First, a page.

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  5. "دَوود كَريم."

"دَوود كَريم."

Translation:David is generous.

June 28, 2019



Why is there an /a/ suffix in دوود?


There is actually no suffix!? Or do you mean the Harakat ( َ / ِ / ُ )? Those are no suffixes but short vowel marks. In this case I guess they want to make clear that the pronunciation is "Dawuud". However, I don't understand what kind of name دَوود is supposed to be anyway. For David I know دَاوُود/دَاؤُود/دَاوُد in classical Arabic or دايفيد/ديفيد/دافيد when talking about the English David (like e.g. ديفيد بوي - David Bowie). I have never read دَوود before. But maybe some native can help!


I agree with you. I'm native, and I have never seen دَوود either. The most common spelling is دَاوُد. The course makers should change to that spelling instead, especially that the text-to-speech engine would pronounce دَاوُد better.


Thanks for confirming, Samir! I just started to check the new Arabic course and there are actually a lot of mistakes to be corrected - especially when it comes to wrong Taschkil/Harakat/Tanwin.


Yeah, all courses start out with several mistakes. It's challenging enough to create a course that teaches a language close to English, and Arabic is even more challenging, not only because it's very different, but also because of all the different variations and lack of experience with diacritics, even from native speakers, because they're often dropped.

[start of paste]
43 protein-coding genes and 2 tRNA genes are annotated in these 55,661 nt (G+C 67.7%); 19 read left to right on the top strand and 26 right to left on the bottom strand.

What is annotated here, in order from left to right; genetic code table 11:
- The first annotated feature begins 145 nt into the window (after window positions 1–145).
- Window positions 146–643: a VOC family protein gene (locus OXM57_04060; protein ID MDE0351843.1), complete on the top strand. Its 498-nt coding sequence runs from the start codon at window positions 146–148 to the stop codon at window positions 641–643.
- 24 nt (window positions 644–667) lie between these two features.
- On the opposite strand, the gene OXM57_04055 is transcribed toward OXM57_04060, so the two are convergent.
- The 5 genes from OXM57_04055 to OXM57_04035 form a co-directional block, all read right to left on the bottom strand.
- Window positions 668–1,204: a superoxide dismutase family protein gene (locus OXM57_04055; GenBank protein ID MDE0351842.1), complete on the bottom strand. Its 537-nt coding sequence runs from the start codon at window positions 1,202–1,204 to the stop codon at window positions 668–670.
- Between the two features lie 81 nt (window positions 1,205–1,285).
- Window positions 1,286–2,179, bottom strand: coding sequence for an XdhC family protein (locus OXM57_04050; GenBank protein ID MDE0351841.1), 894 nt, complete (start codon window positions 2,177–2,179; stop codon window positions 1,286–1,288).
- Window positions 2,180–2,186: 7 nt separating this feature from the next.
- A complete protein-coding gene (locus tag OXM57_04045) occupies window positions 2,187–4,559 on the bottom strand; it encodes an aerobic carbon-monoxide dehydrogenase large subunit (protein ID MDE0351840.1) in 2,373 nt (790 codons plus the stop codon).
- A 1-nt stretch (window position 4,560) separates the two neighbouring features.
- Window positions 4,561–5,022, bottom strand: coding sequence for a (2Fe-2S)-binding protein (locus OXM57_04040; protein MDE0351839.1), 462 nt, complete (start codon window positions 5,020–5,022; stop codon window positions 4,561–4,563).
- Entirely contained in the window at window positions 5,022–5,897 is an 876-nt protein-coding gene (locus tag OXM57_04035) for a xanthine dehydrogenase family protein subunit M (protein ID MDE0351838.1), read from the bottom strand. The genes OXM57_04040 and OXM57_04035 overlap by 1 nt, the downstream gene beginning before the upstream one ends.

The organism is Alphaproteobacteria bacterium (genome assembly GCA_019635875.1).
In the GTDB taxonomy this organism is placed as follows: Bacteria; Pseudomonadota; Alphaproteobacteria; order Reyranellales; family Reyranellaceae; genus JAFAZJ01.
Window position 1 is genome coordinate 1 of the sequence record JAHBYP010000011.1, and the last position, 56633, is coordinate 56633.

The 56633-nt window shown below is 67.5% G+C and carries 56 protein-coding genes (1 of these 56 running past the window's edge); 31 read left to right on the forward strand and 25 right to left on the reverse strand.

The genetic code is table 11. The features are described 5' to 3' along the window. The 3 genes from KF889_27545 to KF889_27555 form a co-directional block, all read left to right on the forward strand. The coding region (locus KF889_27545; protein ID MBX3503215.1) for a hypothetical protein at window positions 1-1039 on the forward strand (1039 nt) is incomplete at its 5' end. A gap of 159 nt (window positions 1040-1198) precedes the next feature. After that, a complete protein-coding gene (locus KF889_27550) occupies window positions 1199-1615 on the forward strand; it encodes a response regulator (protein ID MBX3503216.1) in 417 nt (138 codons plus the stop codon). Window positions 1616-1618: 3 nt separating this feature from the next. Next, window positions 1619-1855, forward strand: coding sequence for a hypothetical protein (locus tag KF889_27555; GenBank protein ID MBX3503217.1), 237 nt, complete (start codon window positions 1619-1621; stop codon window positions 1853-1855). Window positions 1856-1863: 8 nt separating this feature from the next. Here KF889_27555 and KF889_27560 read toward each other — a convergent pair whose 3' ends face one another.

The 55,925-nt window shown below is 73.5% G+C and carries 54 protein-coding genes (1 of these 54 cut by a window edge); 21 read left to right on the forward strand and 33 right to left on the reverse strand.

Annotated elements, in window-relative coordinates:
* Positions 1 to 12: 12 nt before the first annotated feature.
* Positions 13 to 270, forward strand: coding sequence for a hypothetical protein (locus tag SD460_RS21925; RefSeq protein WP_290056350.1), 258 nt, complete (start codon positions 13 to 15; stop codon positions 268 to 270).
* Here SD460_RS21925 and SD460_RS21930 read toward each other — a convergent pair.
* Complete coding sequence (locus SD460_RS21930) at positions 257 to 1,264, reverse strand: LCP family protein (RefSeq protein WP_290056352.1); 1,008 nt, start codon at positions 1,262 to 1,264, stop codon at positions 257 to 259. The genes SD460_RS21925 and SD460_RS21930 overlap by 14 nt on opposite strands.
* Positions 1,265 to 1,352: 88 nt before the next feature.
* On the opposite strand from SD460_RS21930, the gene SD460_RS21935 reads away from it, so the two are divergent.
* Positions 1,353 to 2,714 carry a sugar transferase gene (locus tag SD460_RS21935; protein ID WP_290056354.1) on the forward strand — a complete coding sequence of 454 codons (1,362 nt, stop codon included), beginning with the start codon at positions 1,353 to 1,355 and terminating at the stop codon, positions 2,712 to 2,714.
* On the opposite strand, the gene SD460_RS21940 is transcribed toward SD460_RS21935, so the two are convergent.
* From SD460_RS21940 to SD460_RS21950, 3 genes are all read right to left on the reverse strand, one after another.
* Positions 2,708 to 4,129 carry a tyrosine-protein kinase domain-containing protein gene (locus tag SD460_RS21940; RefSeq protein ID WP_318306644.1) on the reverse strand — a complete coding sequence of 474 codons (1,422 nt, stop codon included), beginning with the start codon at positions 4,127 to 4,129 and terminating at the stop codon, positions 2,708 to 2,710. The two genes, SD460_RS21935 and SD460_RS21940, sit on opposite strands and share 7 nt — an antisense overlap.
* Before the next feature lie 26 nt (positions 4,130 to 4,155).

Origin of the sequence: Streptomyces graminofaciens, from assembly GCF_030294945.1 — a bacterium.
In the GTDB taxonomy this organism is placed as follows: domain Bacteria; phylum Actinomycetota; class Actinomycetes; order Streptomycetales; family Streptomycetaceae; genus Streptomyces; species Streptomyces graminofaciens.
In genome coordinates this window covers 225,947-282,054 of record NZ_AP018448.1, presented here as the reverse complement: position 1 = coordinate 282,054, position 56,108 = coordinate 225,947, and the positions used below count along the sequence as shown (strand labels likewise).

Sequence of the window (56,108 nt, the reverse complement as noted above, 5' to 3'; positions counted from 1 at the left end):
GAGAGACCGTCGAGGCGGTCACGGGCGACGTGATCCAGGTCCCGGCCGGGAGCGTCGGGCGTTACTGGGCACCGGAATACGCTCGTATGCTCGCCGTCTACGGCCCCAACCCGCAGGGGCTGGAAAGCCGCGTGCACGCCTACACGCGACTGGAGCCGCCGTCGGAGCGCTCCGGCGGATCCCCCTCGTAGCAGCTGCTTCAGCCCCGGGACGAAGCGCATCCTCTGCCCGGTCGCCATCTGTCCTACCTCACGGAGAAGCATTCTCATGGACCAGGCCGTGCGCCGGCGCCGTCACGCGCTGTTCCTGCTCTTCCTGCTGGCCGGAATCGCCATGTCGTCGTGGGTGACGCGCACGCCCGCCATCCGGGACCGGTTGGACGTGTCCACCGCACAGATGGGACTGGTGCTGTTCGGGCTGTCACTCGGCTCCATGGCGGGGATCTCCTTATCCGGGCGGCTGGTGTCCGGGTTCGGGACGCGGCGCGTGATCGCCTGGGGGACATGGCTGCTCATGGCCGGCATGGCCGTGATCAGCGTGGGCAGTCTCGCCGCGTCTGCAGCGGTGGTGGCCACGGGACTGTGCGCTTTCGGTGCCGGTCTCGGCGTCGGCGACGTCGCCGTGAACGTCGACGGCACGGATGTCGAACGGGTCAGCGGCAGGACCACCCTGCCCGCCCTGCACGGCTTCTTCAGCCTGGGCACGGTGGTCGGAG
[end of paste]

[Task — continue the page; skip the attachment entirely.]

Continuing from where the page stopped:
My understanding is that the وو indicates dawoud as opposed to daoud...


The faster pronunciation seems to add a sufix on Dawuud, which personal names should not have.


David is written in Arabic like '' داؤود'' not like '' دوود''


The word دوود would be Daoud or Daud instead of David, isn't it?


Why is there a dot after karim? What does it mean?


Why isn't it "generous [adj] David"?


I guess because a person is always definite in Arabic (and probably most other languages!?). As in Arabic the adjective always follows the noun and it must agree with it in definiteness, number, gender and case, "generous David" would be something like "دَاوُد الكَريم"


so would Dawood be David, Mary be Mariam, Joseph be Yusuf, etc. I suppose (for the course)?


I'd-a thought it was داتِد or something like that.


دو دافيد


"Dawood"it speaks but here we have to write David

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